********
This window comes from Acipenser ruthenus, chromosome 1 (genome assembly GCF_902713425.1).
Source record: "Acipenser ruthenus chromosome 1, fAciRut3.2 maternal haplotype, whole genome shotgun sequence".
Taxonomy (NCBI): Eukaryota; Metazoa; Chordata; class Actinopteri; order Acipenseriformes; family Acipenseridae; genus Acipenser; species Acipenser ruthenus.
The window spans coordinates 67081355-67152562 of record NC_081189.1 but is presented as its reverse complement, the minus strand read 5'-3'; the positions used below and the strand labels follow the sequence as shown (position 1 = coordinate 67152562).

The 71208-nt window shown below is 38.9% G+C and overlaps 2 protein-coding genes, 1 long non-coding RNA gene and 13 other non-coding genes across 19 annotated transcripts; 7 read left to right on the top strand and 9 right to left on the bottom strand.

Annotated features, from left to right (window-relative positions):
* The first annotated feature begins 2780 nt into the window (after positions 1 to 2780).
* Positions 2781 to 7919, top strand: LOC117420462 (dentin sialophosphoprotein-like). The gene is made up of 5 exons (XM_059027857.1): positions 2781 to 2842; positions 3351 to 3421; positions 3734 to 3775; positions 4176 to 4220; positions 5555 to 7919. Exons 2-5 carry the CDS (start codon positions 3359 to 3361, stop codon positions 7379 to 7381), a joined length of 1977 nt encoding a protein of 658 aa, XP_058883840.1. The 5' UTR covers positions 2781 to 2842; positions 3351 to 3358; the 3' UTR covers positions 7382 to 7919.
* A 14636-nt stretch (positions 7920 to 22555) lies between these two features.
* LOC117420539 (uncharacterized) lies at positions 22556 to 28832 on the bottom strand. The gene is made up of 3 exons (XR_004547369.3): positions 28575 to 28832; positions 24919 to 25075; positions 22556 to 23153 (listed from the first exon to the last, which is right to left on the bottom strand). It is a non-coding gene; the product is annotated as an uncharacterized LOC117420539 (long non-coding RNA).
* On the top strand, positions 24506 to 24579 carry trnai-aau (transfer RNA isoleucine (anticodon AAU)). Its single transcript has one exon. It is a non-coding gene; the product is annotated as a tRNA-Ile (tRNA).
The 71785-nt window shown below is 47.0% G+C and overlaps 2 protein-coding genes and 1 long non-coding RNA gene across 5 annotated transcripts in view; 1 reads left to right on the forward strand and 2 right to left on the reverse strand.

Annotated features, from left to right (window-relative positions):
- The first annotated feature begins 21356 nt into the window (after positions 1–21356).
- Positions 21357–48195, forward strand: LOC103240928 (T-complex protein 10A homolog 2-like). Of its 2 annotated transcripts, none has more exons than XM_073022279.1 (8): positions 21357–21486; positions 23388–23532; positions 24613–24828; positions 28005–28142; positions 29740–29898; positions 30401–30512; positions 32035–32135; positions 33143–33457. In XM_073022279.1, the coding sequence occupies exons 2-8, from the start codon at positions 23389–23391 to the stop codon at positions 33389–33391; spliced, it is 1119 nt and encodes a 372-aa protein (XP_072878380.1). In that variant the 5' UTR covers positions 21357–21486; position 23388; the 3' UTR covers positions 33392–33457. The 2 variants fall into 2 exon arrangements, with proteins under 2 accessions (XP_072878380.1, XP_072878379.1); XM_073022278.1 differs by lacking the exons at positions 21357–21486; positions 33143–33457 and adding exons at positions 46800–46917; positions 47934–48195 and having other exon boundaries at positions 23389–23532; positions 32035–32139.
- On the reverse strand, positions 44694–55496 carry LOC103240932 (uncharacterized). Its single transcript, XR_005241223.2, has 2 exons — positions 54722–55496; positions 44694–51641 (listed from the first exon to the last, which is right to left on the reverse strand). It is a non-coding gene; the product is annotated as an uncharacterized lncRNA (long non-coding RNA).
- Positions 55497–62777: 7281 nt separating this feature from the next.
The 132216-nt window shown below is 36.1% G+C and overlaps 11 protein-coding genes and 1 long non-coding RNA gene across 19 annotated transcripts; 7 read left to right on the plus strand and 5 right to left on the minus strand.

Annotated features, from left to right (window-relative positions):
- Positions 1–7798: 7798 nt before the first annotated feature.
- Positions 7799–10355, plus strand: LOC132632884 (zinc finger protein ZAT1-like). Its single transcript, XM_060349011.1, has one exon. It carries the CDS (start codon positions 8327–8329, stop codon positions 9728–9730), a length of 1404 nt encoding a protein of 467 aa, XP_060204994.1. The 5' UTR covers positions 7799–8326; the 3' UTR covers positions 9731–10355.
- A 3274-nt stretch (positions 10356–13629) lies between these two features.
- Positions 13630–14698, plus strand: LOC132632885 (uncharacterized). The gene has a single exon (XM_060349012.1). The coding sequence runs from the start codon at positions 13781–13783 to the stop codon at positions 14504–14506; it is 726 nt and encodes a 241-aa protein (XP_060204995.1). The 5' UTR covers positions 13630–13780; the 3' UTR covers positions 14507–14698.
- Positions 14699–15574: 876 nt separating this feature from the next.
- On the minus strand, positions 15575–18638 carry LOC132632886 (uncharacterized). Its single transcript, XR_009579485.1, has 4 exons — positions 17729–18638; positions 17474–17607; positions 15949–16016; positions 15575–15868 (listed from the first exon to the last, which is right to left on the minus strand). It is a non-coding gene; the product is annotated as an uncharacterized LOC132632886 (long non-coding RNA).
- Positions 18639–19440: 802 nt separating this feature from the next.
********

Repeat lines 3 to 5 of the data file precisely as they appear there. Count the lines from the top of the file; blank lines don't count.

Taxonomy (NCBI): Eukaryota; Metazoa; Chordata; class Actinopteri; order Acipenseriformes; family Acipenseridae; genus Acipenser; species Acipenser ruthenus.
The window spans coordinates 67081355-67152562 of record NC_081189.1 but is presented as its reverse complement, the minus strand read 5'-3'; the positions used below and the strand labels follow the sequence as shown (position 1 = coordinate 67152562).

The 71208-nt window shown below is 38.9% G+C and overlaps 2 protein-coding genes, 1 long non-coding RNA gene and 13 other non-coding genes across 19 annotated transcripts; 7 read left to right on the top strand and 9 right to left on the bottom strand.